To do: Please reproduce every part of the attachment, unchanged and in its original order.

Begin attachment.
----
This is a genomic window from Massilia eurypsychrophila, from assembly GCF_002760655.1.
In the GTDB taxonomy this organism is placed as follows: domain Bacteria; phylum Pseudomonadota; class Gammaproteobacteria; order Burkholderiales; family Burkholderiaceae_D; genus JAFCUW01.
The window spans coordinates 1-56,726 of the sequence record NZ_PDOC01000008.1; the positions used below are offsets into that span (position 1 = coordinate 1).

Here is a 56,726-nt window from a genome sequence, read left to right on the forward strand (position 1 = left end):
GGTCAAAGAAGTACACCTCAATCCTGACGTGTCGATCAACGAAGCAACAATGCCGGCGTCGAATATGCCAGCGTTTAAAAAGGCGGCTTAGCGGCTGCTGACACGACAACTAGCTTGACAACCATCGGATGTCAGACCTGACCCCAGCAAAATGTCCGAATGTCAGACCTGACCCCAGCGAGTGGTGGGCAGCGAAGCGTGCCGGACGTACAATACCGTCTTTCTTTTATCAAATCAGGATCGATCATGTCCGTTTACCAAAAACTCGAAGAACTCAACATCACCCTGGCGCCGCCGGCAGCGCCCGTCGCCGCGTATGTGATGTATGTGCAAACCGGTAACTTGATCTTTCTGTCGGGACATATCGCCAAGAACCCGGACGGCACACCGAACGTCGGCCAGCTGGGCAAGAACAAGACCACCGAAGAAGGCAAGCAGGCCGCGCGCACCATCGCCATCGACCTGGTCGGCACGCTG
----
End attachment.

This is a genomic window from Massilia eurypsychrophila, from assembly GCF_002760655.1.
In the GTDB taxonomy this organism is placed as follows: domain Bacteria; phylum Pseudomonadota; class Gammaproteobacteria; order Burkholderiales; family Burkholderiaceae_D; genus JAFCUW01.
The window spans coordinates 1-56,726 of the sequence record NZ_PDOC01000008.1; the positions used below are offsets into that span (position 1 = coordinate 1).

Here is a 56,726-nt window from a genome sequence, read left to right on the forward strand (position 1 = left end):
GGTCAAAGAAGTACACCTCAATCCTGACGTGTCGATCAACGAAGCAACAATGCCGGCGTCGAATATGCCAGCGTTTAAAAAGGCGGCTTAGCGGCTGCTGACACGACAACTAGCTTGACAACCATCGGATGTCAGACCTGACCCCAGCAAAATGTCCGAATGTCAGACCTGACCCCAGCGAGTGGTGGGCAGCGAAGCGTGCCGGACGTACAATACCGTCTTTCTTTTATCAAATCAGGATCGATCATGTCCGTTTACCAAAAACTCGAAGAACTCAACATCACCCTGGCGCCGCCGGCAGCGCCCGTCGCCGCGTATGTGATGTATGTGCAAACCGGTAACTTGATCTTTCTGTCGGGACATATCGCCAAGAACCCGGACGGCACACCGAACGTCGGCCAGCTGGGCAAGAACAAGACCACCGAAGAAGGCAAGCAGGCCGCGCGCACCATCGCCATCGACCTGGTCGGCACGCTG